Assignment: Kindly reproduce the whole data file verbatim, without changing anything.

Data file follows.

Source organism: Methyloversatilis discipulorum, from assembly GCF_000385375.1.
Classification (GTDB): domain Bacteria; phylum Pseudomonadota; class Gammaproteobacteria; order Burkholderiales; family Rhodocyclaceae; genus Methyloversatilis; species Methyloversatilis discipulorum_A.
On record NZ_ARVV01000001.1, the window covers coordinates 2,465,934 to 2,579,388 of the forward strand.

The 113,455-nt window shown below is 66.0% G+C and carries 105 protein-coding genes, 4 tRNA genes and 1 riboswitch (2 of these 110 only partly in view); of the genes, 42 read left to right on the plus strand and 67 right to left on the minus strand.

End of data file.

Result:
Source organism: Methyloversatilis discipulorum, from assembly GCF_000385375.1.
Classification (GTDB): domain Bacteria; phylum Pseudomonadota; class Gammaproteobacteria; order Burkholderiales; family Rhodocyclaceae; genus Methyloversatilis; species Methyloversatilis discipulorum_A.
On record NZ_ARVV01000001.1, the window covers coordinates 2,465,934 to 2,579,388 of the forward strand.

The 113,455-nt window shown below is 66.0% G+C and carries 105 protein-coding genes, 4 tRNA genes and 1 riboswitch (2 of these 110 only partly in view); of the genes, 42 read left to right on the plus strand and 67 right to left on the minus strand.